A home team playing in front of a friendly crowd for the first time in three months, hoping to win its first-ever league title.

Visitors in free fall, nine games without a win and barely holding onto a relegation playoff spot that will allow it one last chance to stay in the top flight.

Constant rain and driving winds contributing to difficult pitch conditions, with the mercury reaching just 12 C at kickoff.

What could go wrong?

For both FC Tokyo and Shonan Bellmare, the answer was “plenty” in a tense and slippery 1-1 draw at Ajinomoto Stadium on Saturday that changed the capital club from leaders to pursuers in the J. League first-division title race.

“It’s good that we were able to get the draw,” Tokyo manager Kenta Hasegawa said. “I asked (Captain Keigo) Higashi and he said ‘we felt stiff.’

“We didn’t know what sort of match this would be until we opened the lid, and in the end it was difficult.”

Entering the day with a one-point lead over Yokohama F. Marinos in the standings, Tokyo hoped to turn its first home game since mid-August into three points that would propel it closer to J1 glory.

Kenta Hasegawa’s men faced a relegation-threatened Bellmare that has been rudderless since a power harassment investigation brought an end to the tenure of former coach Cho Kwi-jea.

“There were far more Tokyo supporters than Bellmare supporters, but our fans cheered loudly and the players fought a good match,” Shonan manager Bin Ukishima said. “Tokyo (were) in first place and they play with a clearly defined style, plus they have a lot of national team players. We did very well against a team like that.”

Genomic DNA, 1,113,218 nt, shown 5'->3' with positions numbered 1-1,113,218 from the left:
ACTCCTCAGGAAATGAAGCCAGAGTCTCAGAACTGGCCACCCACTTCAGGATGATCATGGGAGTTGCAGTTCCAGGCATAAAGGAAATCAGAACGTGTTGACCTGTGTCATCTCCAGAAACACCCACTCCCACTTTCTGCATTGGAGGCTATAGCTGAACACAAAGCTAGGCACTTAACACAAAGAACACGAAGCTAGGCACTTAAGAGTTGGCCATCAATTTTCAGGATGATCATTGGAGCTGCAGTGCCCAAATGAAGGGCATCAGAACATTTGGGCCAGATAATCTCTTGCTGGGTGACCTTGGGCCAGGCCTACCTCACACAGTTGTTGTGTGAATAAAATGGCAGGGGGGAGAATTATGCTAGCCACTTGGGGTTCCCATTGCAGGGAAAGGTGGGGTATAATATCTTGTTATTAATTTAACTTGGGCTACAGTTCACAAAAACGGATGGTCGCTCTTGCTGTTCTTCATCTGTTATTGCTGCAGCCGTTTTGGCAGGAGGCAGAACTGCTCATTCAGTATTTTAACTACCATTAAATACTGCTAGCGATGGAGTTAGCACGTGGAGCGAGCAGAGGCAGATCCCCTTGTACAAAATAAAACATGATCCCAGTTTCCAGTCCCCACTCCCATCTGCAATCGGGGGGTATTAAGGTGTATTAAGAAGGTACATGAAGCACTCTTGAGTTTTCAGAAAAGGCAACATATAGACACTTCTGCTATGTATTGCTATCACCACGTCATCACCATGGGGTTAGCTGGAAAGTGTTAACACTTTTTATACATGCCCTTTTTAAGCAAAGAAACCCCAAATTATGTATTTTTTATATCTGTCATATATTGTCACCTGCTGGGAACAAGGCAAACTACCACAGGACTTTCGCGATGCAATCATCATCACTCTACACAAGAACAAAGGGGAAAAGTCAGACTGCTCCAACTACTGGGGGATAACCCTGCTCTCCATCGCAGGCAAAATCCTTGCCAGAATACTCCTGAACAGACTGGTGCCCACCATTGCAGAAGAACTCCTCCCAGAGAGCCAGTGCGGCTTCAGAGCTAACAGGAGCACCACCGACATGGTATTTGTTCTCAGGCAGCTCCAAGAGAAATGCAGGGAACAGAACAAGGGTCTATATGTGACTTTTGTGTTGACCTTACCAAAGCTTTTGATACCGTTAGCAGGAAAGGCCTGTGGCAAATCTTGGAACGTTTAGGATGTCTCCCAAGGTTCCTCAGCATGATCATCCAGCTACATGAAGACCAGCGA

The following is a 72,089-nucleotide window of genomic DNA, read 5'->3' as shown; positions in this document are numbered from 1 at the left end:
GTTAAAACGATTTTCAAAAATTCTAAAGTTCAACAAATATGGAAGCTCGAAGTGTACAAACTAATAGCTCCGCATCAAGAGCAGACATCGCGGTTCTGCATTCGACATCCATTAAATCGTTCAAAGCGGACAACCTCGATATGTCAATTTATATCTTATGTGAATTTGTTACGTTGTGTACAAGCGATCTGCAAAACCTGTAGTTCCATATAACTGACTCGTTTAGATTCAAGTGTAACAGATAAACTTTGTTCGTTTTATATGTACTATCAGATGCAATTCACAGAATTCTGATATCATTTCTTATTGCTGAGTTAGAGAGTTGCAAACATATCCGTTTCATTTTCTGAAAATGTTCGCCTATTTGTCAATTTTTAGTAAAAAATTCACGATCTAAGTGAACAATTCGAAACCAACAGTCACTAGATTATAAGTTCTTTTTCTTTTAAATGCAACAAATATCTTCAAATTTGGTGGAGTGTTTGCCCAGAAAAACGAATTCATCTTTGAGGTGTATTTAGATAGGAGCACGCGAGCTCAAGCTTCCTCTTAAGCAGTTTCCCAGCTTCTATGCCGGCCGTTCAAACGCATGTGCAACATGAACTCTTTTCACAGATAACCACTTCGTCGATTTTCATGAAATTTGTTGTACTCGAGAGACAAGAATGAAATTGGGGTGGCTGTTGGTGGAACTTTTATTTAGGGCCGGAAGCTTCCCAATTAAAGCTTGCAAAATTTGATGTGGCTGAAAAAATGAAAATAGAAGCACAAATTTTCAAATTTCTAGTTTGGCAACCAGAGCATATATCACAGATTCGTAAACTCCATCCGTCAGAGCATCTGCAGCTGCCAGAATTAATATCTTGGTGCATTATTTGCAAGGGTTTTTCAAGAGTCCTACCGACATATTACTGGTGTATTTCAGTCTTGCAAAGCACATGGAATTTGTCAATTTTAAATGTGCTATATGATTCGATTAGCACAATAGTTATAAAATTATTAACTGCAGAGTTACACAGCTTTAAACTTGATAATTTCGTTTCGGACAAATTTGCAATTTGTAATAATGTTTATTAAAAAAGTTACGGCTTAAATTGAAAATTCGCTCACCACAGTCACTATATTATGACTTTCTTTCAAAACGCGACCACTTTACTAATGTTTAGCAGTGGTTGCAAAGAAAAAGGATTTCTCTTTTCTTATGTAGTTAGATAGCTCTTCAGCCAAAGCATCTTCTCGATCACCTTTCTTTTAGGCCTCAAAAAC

Shonan came out of the starting gate aggressively, with several hard fouls receiving strong warnings from referee Minoru Tojo before Toichi Suzuki and Takuya Okamoto were both shown yellow cards.

Even as the visitors danced with the danger of a red card, Tokyo never seemed to be quite in sync, with frequent turnovers and an attack that lacked its usual intensity. Soon Bellmare had a chance of its own, with Naoki Yamada’s screamer from the edge of the box at the perfect height but drifting wide and clipping the left post.

Yamada eventually contributed to the first goal of the game, crossing to an unmarked Temma Matsuda whose 36th-minute shot appeared potentially wide but was bundled into the goal by Tokyo defender Masato Morishige. Matsuda was credited for the goal.

“We have a lot of players who can hunt for the ball and that lets us make chances,” Matsuda said. “But we need to improve our precision. That goal came from what we’ve been doing offensively.”

With less than four minutes to play in the first half, Tokyo defender Sei Muroya appeared to be taken down in the penalty area on a solo run, but Tojo declined to point to the spot and Bellmare eventually headed into the locker room with a 1-0 lead.

The rain had reduced to a light-but-constant mist as the second half kicked off, and Tokyo continued to struggle in the final third as Bellmare’s defense stiffened up and rushed to protect its advantage.